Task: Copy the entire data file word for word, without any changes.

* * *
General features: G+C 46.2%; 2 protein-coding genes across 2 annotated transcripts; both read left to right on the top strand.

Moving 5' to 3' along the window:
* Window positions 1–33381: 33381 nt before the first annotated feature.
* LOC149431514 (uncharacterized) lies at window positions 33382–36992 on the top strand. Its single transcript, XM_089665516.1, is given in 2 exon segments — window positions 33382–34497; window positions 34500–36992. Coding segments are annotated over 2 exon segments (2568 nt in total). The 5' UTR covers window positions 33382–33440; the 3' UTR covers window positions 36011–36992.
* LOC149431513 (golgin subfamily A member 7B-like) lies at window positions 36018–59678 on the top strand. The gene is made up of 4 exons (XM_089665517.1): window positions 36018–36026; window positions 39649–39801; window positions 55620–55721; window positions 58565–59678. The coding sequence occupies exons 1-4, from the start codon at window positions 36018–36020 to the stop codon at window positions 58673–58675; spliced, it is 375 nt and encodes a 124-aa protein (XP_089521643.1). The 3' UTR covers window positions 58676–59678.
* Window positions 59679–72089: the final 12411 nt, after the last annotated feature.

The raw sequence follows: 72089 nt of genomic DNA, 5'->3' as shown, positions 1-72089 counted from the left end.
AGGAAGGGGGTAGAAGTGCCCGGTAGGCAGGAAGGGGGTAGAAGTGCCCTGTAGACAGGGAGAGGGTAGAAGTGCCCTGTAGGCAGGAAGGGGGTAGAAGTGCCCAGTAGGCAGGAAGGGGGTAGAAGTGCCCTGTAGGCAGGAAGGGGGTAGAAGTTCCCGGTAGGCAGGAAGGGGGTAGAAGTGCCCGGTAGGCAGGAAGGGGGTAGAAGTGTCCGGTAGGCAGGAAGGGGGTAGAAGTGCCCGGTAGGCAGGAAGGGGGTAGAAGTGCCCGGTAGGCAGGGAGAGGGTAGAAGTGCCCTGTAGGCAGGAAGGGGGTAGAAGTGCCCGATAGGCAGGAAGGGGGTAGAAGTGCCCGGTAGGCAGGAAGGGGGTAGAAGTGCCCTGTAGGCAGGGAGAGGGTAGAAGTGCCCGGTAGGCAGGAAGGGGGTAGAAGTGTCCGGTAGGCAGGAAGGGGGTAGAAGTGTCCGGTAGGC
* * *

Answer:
General features: G+C 46.2%; 2 protein-coding genes across 2 annotated transcripts; both read left to right on the top strand.

Moving 5' to 3' along the window:
* Window positions 1–33381: 33381 nt before the first annotated feature.
* LOC149431514 (uncharacterized) lies at window positions 33382–36992 on the top strand. Its single transcript, XM_089665516.1, is given in 2 exon segments — window positions 33382–34497; window positions 34500–36992. Coding segments are annotated over 2 exon segments (2568 nt in total). The 5' UTR covers window positions 33382–33440; the 3' UTR covers window positions 36011–36992.
* LOC149431513 (golgin subfamily A member 7B-like) lies at window positions 36018–59678 on the top strand. The gene is made up of 4 exons (XM_089665517.1): window positions 36018–36026; window positions 39649–39801; window positions 55620–55721; window positions 58565–59678. The coding sequence occupies exons 1-4, from the start codon at window positions 36018–36020 to the stop codon at window positions 58673–58675; spliced, it is 375 nt and encodes a 124-aa protein (XP_089521643.1). The 3' UTR covers window positions 58676–59678.
* Window positions 59679–72089: the final 12411 nt, after the last annotated feature.

The raw sequence follows: 72089 nt of genomic DNA, 5'->3' as shown, positions 1-72089 counted from the left end.
AGGAAGGGGGTAGAAGTGCCCGGTAGGCAGGAAGGGGGTAGAAGTGCCCTGTAGACAGGGAGAGGGTAGAAGTGCCCTGTAGGCAGGAAGGGGGTAGAAGTGCCCAGTAGGCAGGAAGGGGGTAGAAGTGCCCTGTAGGCAGGAAGGGGGTAGAAGTTCCCGGTAGGCAGGAAGGGGGTAGAAGTGCCCGGTAGGCAGGAAGGGGGTAGAAGTGTCCGGTAGGCAGGAAGGGGGTAGAAGTGCCCGGTAGGCAGGAAGGGGGTAGAAGTGCCCGGTAGGCAGGGAGAGGGTAGAAGTGCCCTGTAGGCAGGAAGGGGGTAGAAGTGCCCGATAGGCAGGAAGGGGGTAGAAGTGCCCGGTAGGCAGGAAGGGGGTAGAAGTGCCCTGTAGGCAGGGAGAGGGTAGAAGTGCCCGGTAGGCAGGAAGGGGGTAGAAGTGTCCGGTAGGCAGGAAGGGGGTAGAAGTGTCCGGTAGGC